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A “Currency War” Strategy That’s Failing

A “Currency War” Strategy That’s Failing

Yohay Elam, Technical Strategist

A weaker yen was supposed to help the Japanese economy, but fresh data now shows the opposite has occurred, and as a result, other nations may soon reconsider their strategies for winning the global “currency war” as well.

The Japanese yen (JPY) weakened considerably in recent months and stabilized at low levels against the dollar and euro during February. However, Japanese exports dropped by 2.9% compared to February 2012. This was significantly lower than the 1.7% drop expected by economists.

While the indecisive Italian elections sent the yen shooting higher on risk aversion, this spike was short lived. It is also important to bear in mind that 2012 was a leap year. February 2012 had an additional day, and this might have distorted the numbers, but still doesn’t support the economists’ theory. (Read about an important risk factor to this scenario on Forex Crunch.)

Japan is already suffering from the disadvantages that come with a weaker currency. For example, the nation’s imports are up by 11.9%, in part because Japan must import more energy following the Fukishima nuclear disaster in March 2011. In addition, Japan needs raw materials for its exported goods, and Japanese citizens buy imported goods as well.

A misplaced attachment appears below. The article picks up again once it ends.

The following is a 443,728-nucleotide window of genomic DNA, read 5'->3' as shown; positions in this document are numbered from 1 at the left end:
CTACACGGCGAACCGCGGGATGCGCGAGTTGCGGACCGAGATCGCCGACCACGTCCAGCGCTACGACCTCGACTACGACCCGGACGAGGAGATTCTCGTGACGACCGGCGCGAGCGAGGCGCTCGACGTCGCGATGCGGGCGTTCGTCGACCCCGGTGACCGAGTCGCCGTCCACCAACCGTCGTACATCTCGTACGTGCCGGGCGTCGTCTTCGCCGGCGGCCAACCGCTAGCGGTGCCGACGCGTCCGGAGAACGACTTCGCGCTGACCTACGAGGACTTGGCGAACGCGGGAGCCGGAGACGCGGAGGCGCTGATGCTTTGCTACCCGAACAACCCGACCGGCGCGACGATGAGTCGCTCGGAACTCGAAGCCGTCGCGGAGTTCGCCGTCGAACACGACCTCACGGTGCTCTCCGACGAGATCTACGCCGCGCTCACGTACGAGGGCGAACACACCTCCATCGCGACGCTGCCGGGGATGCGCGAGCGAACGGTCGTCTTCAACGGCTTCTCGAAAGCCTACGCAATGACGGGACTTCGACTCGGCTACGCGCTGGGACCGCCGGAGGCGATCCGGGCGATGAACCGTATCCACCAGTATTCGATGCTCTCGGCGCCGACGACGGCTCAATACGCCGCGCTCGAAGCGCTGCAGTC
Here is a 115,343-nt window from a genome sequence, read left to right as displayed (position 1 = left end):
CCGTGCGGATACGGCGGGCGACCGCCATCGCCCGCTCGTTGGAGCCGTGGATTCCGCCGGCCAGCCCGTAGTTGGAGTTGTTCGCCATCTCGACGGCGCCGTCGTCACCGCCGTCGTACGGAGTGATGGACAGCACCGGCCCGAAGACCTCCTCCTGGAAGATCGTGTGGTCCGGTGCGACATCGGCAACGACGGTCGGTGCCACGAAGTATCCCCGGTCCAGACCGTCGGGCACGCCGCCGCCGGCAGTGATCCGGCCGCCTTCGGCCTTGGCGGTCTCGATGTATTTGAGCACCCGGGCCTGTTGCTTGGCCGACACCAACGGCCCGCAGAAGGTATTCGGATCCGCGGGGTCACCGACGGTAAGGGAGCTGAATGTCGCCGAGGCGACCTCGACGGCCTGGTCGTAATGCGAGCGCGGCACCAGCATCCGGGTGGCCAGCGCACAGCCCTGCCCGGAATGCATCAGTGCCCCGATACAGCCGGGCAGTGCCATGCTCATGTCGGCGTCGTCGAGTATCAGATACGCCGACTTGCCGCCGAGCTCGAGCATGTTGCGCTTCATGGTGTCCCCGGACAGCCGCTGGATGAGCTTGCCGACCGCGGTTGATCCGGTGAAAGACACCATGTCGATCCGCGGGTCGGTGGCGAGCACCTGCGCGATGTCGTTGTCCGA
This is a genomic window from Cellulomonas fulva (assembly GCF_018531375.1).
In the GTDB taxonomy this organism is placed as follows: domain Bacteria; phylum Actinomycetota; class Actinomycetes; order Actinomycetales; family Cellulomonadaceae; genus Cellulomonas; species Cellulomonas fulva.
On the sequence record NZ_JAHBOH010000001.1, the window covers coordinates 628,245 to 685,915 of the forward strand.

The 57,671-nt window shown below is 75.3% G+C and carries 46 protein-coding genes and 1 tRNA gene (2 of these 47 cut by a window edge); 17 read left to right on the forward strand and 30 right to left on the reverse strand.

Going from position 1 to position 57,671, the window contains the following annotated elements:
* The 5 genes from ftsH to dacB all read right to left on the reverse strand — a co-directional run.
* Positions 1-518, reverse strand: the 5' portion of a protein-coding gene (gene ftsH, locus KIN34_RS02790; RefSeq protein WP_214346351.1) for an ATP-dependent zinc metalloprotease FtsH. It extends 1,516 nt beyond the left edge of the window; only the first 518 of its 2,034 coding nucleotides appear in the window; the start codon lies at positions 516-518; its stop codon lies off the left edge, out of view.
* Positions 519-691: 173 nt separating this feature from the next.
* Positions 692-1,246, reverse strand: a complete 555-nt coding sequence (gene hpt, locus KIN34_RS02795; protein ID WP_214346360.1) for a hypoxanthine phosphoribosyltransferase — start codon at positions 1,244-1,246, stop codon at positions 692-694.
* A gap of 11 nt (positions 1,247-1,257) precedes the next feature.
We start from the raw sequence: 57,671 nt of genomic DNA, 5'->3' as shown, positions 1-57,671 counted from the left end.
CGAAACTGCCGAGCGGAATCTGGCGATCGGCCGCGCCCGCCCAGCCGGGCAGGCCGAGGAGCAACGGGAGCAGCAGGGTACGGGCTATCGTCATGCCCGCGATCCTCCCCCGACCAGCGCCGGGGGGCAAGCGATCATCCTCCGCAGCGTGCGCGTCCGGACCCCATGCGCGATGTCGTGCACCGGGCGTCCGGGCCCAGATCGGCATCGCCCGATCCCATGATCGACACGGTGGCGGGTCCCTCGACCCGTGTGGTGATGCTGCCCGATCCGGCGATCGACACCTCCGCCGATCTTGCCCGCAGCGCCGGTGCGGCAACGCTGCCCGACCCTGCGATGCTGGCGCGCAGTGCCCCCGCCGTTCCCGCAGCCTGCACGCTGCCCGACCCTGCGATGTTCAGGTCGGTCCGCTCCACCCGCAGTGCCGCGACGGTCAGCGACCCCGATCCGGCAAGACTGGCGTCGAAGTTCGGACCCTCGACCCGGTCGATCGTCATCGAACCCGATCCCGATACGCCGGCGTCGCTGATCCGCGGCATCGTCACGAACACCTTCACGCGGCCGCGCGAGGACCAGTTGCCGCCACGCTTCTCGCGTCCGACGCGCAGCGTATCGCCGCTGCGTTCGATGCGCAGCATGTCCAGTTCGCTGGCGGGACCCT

The relatively new government led by Prime Minister Shinzo Abe has vowed to fight deflation, and more expensive imports certainly contribute to achieving this goal. But Abe wants to boost growth as well, and while Japan’s economy is export-oriented, so far, there is no evidence of growth in this critical sector.

Is Growth Just a Matter of Time?

The expected impact of a weaker yen on exports could simply take longer to kick in. In addition, the new composition of the Bank of Japan (BoJ), led by Governor Haruhiko Kuroda, just took office this week. We might see an even weaker yen as a result of the new officials, or at least a firm commitment to maintain the current weak levels.

The political timeline is not endless, however: Japan holds elections to the upper house in July, and Abe is keen on winning a majority there after winning a landslide victory in the lower house back in December.

If Japan’s exports continue dropping or stall at current levels, efforts to weaken currencies around the world will probably need to be rethought. A weaker currency doesn’t guarantee economic success, and unfortunately, it also comes with some disadvantages.

(The Japanese economy and yen could both suffer from higher US yields as well. Read more on the importance of US yields on Forex Crunch.)

By Yohay Elam of Forex Crunch

DailyFX provides forex news and technical analysis on the trends that influence the global currency markets.